I went to South Africa to teach filmmaking to youth, but what I really wanted was to foster critical consciousness—the ability to question authority and turn a lens on society, literally and figuratively. I soon realized that these youth were more than willing to question—and they started with me.
By Jordan Clark, WITNESS intern.
Before my two partners and myself left, we were all nervous. How would they receive us? Were we imposing a project that we wanted to do on them? Would divides based on age and culture keep us from connecting, and keep us from creating a collaborative and empowering experience?
Early in the process with the students we addressed the issue head on. We sat in our small wendy-house with five high school students from Khayelitsha—the largest township in Cape Town—in a program through a partnership with Equal Education, a local NGO. We expressed to them exactly what worried us, not only for our own relief, but also so they could see that we were just as nervous as they were. We bonded over our shared unease. In return, the students were honest about their feelings about us coming to work with them. They appreciated the opportunity to learn new skills, but they were wary of our ultimate goal: were we truly invested? or would we gain our experience, leave, and never come back?
A unique and interesting discussion came when we asked, “If Westerners came and made a documentary about Khayelitsha, would it be the same story as if you told it?” This sparked a spirited debate and crystalized the idea that the students had to be the driving force behind our work. They took on this challenge with great enthusiasm. Together, we established that while we facilitators had expertise in documentary and theory, the students had expertise on their community. They had the comprehensive and first-hand knowledge of the South African educational system that we all hoped to document together.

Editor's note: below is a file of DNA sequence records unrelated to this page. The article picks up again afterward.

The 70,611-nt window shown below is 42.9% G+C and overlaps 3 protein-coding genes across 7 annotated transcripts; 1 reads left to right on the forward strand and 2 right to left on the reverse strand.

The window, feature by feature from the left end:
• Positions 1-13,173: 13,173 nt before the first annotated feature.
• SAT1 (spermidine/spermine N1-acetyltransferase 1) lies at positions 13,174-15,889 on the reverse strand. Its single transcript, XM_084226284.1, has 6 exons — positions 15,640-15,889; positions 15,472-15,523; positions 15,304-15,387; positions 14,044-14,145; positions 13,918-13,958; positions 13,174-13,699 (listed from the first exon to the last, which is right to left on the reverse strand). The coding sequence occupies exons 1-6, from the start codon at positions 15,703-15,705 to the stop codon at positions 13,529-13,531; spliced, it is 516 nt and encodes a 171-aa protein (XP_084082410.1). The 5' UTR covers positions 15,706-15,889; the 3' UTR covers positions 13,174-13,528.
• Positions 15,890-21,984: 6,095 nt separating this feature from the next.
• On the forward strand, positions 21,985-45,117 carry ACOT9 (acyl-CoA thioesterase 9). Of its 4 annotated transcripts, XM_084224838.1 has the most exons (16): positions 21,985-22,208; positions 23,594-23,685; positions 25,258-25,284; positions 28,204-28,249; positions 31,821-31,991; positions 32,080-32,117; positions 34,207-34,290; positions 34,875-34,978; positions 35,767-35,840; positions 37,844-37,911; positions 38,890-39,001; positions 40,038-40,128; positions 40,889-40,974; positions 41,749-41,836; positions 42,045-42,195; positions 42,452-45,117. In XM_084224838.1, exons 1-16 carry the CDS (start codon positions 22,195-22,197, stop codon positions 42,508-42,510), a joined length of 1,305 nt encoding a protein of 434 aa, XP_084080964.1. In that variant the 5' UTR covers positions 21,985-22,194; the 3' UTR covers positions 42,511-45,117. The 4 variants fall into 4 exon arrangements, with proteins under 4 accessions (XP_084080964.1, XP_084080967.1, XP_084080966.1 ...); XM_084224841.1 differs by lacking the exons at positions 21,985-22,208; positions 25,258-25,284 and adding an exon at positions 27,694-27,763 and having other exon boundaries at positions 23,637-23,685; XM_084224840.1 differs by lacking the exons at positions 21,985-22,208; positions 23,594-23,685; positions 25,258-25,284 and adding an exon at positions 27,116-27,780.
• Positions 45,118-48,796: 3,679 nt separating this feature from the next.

But we didn’t yet know that this conversation would set the foundation for our whole outlook on this project. Nor did we know that the greatest dividend of this productive conversation—the honesty and trust that it fostered—would transform the project from a perceived failure into a key learning moment.
With the concerns clearly voiced, we got down to what we came to work on: their stories, and the technical knowledge to tell them through film.
Gang violence had been emerging in Khayelitsha, and this immediately came up when the students were storyboarding ideas for our final documentaries. A friend of theirs was involved in a gang, and attempting to leave it. His story was not only harrowing, but also told a broader story about gangsterism in Khayelitsha. Story-wise, it was perfect. The students had done exactly what we had all hoped—they zeroed in on an important, compelling, socially relevant and powerful story and found a character that had a compelling personal story that exemplified the greater issue.
This is where our age and experience, rather than being a wedge, became an asset. As we delved deeper, we began to consider potentially dangerous implications of telling it. Our main character could face retaliation if the story came to light, from his former gang and other members of his community. We could be put in danger while filming if caught in the wrong situation. Because we had discussed our positions candidly, the students were willing to hear us out, because that trust was there.
We debated, and in the end we all decided that a story this important needed to be researched and delved into more thoroughly, both to do the story justice, and to protect all people involved. It was important for the students to understand their responsibilities as filmmakers, and to realize the possible repercussions of their actions as such. It was equally important for us as facilitators to understand that our students had the experience to know what would be safe or not.
So that film didn’t get made, and that story hasn’t yet been told. But the students made their own informed decision. And I achieved my greatest goal: supporting them in questioning all sides of a story—even their own. Instead of a perceived failure, we all grew from the experience and became closer.
It wasn’t until much later that I appreciated another early conversation. Early on, we asked our youth to come up with a name for our program; ‘Amazwi Wethu’ was their immediate reply: “Our Voices” in isiXhosa. It represented everything we wanted out of our work a collaborative experience where we all had ownership of this special program and were truly unified.
We ended up telling a different story, but they’re all part of the bigger narrative of Amazwi Wethu youth: